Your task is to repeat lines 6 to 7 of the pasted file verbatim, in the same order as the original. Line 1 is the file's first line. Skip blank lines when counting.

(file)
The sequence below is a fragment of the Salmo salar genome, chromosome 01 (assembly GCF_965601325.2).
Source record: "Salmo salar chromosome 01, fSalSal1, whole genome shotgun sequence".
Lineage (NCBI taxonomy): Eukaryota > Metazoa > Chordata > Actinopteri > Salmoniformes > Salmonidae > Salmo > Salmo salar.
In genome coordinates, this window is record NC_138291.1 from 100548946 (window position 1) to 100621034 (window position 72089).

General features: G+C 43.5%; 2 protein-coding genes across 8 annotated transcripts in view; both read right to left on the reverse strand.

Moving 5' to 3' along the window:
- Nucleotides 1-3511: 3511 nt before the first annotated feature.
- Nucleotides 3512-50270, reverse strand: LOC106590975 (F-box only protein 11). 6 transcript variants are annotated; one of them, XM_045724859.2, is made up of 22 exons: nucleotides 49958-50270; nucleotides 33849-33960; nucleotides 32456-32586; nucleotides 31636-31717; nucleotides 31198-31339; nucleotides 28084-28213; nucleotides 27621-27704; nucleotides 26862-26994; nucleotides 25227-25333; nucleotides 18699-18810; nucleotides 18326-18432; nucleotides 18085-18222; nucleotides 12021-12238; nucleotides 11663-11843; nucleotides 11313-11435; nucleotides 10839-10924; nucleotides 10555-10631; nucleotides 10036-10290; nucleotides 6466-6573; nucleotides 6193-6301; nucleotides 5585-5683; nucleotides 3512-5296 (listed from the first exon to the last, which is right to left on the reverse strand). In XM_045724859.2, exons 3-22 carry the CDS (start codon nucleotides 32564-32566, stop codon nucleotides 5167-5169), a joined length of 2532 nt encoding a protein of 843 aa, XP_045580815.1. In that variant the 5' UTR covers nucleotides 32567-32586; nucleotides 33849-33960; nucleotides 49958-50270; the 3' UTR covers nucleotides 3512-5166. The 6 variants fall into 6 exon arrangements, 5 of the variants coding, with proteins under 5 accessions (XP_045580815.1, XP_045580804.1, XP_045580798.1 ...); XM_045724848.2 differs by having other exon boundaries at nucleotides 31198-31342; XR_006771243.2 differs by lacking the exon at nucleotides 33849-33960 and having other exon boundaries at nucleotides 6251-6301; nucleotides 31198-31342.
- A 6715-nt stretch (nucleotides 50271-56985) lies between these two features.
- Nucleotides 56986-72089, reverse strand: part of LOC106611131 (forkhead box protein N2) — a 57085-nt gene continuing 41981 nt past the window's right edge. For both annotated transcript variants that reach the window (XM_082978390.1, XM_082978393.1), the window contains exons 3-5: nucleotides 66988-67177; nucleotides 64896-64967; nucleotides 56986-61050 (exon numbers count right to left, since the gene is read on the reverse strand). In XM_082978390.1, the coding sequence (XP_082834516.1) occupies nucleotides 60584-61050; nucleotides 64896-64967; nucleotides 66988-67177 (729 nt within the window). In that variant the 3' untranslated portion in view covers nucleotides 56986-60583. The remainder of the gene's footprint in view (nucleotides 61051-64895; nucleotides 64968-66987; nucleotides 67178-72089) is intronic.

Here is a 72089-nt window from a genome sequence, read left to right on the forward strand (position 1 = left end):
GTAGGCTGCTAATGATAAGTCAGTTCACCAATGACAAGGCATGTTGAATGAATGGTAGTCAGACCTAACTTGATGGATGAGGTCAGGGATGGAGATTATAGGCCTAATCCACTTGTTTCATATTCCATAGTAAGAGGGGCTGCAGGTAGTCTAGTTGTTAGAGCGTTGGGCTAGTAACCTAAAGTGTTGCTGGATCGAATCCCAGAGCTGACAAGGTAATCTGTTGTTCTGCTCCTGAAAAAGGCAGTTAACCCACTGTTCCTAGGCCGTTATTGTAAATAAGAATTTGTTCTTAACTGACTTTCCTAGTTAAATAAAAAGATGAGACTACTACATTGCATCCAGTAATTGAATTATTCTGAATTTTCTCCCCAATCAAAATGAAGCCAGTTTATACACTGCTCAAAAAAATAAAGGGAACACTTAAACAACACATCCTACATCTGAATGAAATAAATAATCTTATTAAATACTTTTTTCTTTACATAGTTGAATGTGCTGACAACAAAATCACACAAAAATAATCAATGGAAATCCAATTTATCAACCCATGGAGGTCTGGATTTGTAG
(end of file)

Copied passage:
Moving 5' to 3' along the window:
- Nucleotides 1-3511: 3511 nt before the first annotated feature.